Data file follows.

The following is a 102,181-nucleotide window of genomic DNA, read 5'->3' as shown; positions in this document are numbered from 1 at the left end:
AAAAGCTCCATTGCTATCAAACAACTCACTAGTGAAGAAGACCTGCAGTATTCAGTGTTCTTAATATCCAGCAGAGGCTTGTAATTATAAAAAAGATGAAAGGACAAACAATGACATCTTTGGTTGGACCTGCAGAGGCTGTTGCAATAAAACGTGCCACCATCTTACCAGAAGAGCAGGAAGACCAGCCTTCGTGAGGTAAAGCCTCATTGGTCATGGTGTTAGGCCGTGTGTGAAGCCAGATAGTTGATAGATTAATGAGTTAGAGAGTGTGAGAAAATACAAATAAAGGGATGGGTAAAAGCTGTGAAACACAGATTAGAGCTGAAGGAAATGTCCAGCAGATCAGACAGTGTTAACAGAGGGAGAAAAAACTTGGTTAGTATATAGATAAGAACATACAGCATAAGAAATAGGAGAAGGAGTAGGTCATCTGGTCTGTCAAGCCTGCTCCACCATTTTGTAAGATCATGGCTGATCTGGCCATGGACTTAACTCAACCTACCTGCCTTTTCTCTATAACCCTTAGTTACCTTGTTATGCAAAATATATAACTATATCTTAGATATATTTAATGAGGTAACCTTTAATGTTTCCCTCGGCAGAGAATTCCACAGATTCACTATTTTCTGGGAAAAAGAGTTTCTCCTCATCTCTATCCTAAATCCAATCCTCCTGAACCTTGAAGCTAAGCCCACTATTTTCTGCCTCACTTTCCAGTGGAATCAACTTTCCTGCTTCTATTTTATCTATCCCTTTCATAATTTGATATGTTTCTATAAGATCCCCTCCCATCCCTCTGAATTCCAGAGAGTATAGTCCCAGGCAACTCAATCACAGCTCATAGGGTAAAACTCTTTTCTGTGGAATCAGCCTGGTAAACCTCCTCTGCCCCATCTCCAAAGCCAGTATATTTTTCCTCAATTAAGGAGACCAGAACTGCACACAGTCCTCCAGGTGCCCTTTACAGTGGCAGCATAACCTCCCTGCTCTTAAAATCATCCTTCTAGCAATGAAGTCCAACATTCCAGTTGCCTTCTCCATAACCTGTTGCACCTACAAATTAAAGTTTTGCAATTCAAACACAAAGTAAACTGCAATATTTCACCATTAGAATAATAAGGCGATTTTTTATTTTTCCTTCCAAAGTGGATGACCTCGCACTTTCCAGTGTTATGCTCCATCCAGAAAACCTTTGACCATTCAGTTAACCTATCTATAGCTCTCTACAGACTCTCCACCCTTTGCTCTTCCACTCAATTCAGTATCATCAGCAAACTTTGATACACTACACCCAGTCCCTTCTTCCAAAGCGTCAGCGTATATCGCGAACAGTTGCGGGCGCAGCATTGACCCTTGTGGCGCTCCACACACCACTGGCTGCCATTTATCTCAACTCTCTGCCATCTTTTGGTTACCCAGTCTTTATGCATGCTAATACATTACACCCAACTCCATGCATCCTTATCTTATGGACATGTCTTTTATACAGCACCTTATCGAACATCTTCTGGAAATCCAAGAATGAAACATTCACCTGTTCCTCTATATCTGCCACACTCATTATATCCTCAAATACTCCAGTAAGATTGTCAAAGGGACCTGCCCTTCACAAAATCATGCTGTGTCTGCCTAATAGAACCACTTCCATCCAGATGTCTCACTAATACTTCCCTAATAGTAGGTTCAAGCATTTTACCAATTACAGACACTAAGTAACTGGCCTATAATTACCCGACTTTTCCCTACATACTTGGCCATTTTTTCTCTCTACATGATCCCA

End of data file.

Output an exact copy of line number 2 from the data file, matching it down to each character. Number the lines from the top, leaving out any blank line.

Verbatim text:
AAAAGCTCCATTGCTATCAAACAACTCACTAGTGAAGAAGACCTGCAGTATTCAGTGTTCTTAATATCCAGCAGAGGCTTGTAATTATAAAAAAGATGAAAGGACAAACAATGACATCTTTGGTTGGACCTGCAGAGGCTGTTGCAATAAAACGTGCCACCATCTTACCAGAAGAGCAGGAAGACCAGCCTTCGTGAGGTAAAGCCTCATTGGTCATGGTGTTAGGCCGTGTGTGAAGCCAGATAGTTGATAGATTAATGAGTTAGAGAGTGTGAGAAAATACAAATAAAGGGATGGGTAAAAGCTGTGAAACACAGATTAGAGCTGAAGGAAATGTCCAGCAGATCAGACAGTGTTAACAGAGGGAGAAAAAACTTGGTTAGTATATAGATAAGAACATACAGCATAAGAAATAGGAGAAGGAGTAGGTCATCTGGTCTGTCAAGCCTGCTCCACCATTTTGTAAGATCATGGCTGATCTGGCCATGGACTTAACTCAACCTACCTGCCTTTTCTCTATAACCCTTAGTTACCTTGTTATGCAAAATATATAACTATATCTTAGATATATTTAATGAGGTAACCTTTAATGTTTCCCTCGGCAGAGAATTCCACAGATTCACTATTTTCTGGGAAAAAGAGTTTCTCCTCATCTCTATCCTAAATCCAATCCTCCTGAACCTTGAAGCTAAGCCCACTATTTTCTGCCTCACTTTCCAGTGGAATCAACTTTCCTGCTTCTATTTTATCTATCCCTTTCATAATTTGATATGTTTCTATAAGATCCCCTCCCATCCCTCTGAATTCCAGAGAGTATAGTCCCAGGCAACTCAATCACAGCTCATAGGGTAAAACTCTTTTCTGTGGAATCAGCCTGGTAAACCTCCTCTGCCCCATCTCCAAAGCCAGTATATTTTTCCTCAATTAAGGAGACCAGAACTGCACACAGTCCTCCAGGTGCCCTTTACAGTGGCAGCATAACCTCCCTGCTCTTAAAATCATCCTTCTAGCAATGAAGTCCAACATTCCAGTTGCCTTCTCCATAACCTGTTGCACCTACAAATTAAAGTTTTGCAATTCAAACACAAAGTAAACTGCAATATTTCACCATTAGAATAATAAGGCGATTTTTTATTTTTCCTTCCAAAGTGGATGACCTCGCACTTTCCAGTGTTATGCTCCATCCAGAAAACCTTTGACCATTCAGTTAACCTATCTATAGCTCTCTACAGACTCTCCACCCTTTGCTCTTCCACTCAATTCAGTATCATCAGCAAACTTTGATACACTACACCCAGTCCCTTCTTCCAAAGCGTCAGCGTATATCGCGAACAGTTGCGGGCGCAGCATTGACCCTTGTGGCGCTCCACACACCACTGGCTGCCATTTATCTCAACTCTCTGCCATCTTTTGGTTACCCAGTCTTTATGCATGCTAATACATTACACCCAACTCCATGCATCCTTATCTTATGGACATGTCTTTTATACAGCACCTTATCGAACATCTTCTGGAAATCCAAGAATGAAACATTCACCTGTTCCTCTATATCTGCCACACTCATTATATCCTCAAATACTCCAGTAAGATTGTCAAAGGGACCTGCCCTTCACAAAATCATGCTGTGTCTGCCTAATAGAACCACTTCCATCCAGATGTCTCACTAATACTTCCCTAATAGTAGGTTCAAGCATTTTACCAATTACAGACACTAAGTAACTGGCCTATAATTACCCGACTTTTCCCTACATACTTGGCCATTTTTTCTCTCTACATGATCCCA